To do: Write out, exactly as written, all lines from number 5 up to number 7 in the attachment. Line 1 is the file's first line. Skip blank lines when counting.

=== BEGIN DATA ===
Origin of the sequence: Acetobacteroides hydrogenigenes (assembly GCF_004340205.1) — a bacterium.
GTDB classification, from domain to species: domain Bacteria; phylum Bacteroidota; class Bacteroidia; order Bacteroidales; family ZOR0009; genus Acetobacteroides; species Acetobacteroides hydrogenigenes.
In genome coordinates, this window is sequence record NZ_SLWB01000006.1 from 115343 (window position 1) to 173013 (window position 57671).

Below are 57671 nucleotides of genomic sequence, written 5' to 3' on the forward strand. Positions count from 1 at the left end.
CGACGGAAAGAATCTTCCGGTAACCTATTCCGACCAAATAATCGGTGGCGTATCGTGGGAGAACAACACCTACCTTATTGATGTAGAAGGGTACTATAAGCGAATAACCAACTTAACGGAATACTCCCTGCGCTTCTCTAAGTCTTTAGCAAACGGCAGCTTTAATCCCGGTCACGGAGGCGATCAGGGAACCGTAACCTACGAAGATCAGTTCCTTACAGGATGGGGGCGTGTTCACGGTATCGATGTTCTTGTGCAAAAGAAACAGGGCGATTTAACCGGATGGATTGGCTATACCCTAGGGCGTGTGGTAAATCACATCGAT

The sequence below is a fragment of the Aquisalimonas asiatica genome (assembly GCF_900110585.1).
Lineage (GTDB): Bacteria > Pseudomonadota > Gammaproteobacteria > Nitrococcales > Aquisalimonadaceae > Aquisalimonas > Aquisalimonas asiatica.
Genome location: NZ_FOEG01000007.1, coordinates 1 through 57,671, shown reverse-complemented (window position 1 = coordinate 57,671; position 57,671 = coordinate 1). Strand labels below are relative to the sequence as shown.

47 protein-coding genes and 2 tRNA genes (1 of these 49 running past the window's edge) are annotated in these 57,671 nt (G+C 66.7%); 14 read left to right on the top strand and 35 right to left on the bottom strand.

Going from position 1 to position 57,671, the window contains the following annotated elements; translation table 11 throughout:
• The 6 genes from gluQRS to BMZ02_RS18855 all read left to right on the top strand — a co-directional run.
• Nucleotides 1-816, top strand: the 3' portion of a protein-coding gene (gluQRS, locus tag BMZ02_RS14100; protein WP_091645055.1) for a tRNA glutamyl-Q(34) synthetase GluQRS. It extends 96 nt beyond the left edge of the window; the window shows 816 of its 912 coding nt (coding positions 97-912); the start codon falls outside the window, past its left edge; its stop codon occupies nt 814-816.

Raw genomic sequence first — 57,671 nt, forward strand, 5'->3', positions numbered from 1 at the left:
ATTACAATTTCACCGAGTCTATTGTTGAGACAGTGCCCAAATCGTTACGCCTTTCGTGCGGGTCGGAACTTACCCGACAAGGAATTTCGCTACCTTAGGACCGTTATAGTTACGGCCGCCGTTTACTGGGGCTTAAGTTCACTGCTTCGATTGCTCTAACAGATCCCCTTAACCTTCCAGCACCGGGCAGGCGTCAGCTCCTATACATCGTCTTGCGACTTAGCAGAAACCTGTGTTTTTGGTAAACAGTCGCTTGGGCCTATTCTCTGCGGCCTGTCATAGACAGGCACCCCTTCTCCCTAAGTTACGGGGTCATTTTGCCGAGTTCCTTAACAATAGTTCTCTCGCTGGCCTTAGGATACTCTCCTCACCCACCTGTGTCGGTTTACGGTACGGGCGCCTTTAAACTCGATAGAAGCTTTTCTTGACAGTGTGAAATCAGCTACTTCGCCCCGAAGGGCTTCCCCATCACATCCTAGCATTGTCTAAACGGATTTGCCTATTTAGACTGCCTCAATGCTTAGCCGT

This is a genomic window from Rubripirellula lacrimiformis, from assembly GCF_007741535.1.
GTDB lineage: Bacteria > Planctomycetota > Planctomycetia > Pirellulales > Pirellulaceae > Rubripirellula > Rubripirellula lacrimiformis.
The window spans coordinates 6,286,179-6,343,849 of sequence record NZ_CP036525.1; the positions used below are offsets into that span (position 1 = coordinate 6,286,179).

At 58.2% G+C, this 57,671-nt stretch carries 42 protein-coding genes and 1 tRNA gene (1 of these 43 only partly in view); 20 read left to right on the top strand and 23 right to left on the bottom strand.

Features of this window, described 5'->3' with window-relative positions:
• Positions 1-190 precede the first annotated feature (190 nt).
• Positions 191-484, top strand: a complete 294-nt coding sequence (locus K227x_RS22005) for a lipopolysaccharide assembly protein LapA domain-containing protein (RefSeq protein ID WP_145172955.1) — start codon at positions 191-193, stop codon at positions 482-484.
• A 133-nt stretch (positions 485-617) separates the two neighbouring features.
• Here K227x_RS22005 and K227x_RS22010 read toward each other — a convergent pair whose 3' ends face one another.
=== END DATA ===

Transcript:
CGACGGAAAGAATCTTCCGGTAACCTATTCCGACCAAATAATCGGTGGCGTATCGTGGGAGAACAACACCTACCTTATTGATGTAGAAGGGTACTATAAGCGAATAACCAACTTAACGGAATACTCCCTGCGCTTCTCTAAGTCTTTAGCAAACGGCAGCTTTAATCCCGGTCACGGAGGCGATCAGGGAACCGTAACCTACGAAGATCAGTTCCTTACAGGATGGGGGCGTGTTCACGGTATCGATGTTCTTGTGCAAAAGAAACAGGGCGATTTAACCGGATGGATTGGCTATACCCTAGGGCGTGTGGTAAATCACATCGAT

The sequence below is a fragment of the Aquisalimonas asiatica genome (assembly GCF_900110585.1).
Lineage (GTDB): Bacteria > Pseudomonadota > Gammaproteobacteria > Nitrococcales > Aquisalimonadaceae > Aquisalimonas > Aquisalimonas asiatica.